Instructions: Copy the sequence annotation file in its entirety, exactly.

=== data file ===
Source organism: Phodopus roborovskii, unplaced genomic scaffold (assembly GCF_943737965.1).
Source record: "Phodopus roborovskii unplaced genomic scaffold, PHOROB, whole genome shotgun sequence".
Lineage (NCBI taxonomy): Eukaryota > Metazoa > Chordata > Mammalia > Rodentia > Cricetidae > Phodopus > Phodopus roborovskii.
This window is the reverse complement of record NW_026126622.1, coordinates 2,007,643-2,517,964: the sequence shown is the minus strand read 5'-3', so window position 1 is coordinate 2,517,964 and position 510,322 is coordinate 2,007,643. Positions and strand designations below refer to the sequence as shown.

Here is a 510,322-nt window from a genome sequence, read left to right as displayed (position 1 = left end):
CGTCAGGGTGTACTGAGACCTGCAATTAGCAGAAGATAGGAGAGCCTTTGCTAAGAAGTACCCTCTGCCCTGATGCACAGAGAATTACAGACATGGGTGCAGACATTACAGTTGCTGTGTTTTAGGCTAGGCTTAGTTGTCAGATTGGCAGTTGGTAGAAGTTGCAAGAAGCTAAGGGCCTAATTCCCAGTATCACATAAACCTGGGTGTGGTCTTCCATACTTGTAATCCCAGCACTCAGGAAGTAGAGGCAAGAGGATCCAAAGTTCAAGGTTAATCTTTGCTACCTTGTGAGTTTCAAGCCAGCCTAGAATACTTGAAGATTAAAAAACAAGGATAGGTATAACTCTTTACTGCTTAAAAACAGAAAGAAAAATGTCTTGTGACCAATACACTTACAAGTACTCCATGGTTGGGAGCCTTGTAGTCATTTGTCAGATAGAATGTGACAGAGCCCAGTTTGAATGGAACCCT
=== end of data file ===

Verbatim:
Source organism: Phodopus roborovskii, unplaced genomic scaffold (assembly GCF_943737965.1).
Source record: "Phodopus roborovskii unplaced genomic scaffold, PHOROB, whole genome shotgun sequence".
Lineage (NCBI taxonomy): Eukaryota > Metazoa > Chordata > Mammalia > Rodentia > Cricetidae > Phodopus > Phodopus roborovskii.
This window is the reverse complement of record NW_026126622.1, coordinates 2,007,643-2,517,964: the sequence shown is the minus strand read 5'-3', so window position 1 is coordinate 2,517,964 and position 510,322 is coordinate 2,007,643. Positions and strand designations below refer to the sequence as shown.

Here is a 510,322-nt window from a genome sequence, read left to right as displayed (position 1 = left end):
CGTCAGGGTGTACTGAGACCTGCAATTAGCAGAAGATAGGAGAGCCTTTGCTAAGAAGTACCCTCTGCCCTGATGCACAGAGAATTACAGACATGGGTGCAGACATTACAGTTGCTGTGTTTTAGGCTAGGCTTAGTTGTCAGATTGGCAGTTGGTAGAAGTTGCAAGAAGCTAAGGGCCTAATTCCCAGTATCACATAAACCTGGGTGTGGTCTTCCATACTTGTAATCCCAGCACTCAGGAAGTAGAGGCAAGAGGATCCAAAGTTCAAGGTTAATCTTTGCTACCTTGTGAGTTTCAAGCCAGCCTAGAATACTTGAAGATTAAAAAACAAGGATAGGTATAACTCTTTACTGCTTAAAAACAGAAAGAAAAATGTCTTGTGACCAATACACTTACAAGTACTCCATGGTTGGGAGCCTTGTAGTCATTTGTCAGATAGAATGTGACAGAGCCCAGTTTGAATGGAACCCT